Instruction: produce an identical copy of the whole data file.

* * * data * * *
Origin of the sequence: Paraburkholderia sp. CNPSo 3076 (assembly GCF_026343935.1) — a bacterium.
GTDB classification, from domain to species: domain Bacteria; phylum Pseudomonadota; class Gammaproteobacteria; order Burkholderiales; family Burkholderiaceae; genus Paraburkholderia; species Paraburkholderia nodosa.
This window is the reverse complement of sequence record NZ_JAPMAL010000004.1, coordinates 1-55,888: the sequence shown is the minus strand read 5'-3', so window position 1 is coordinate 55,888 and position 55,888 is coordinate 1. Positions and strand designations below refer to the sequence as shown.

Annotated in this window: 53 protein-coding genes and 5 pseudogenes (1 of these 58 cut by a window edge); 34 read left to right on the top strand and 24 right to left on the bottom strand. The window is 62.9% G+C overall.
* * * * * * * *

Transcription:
Origin of the sequence: Paraburkholderia sp. CNPSo 3076 (assembly GCF_026343935.1) — a bacterium.
GTDB classification, from domain to species: domain Bacteria; phylum Pseudomonadota; class Gammaproteobacteria; order Burkholderiales; family Burkholderiaceae; genus Paraburkholderia; species Paraburkholderia nodosa.
This window is the reverse complement of sequence record NZ_JAPMAL010000004.1, coordinates 1-55,888: the sequence shown is the minus strand read 5'-3', so window position 1 is coordinate 55,888 and position 55,888 is coordinate 1. Positions and strand designations below refer to the sequence as shown.

Annotated in this window: 53 protein-coding genes and 5 pseudogenes (1 of these 58 cut by a window edge); 34 read left to right on the top strand and 24 right to left on the bottom strand. The window is 62.9% G+C overall.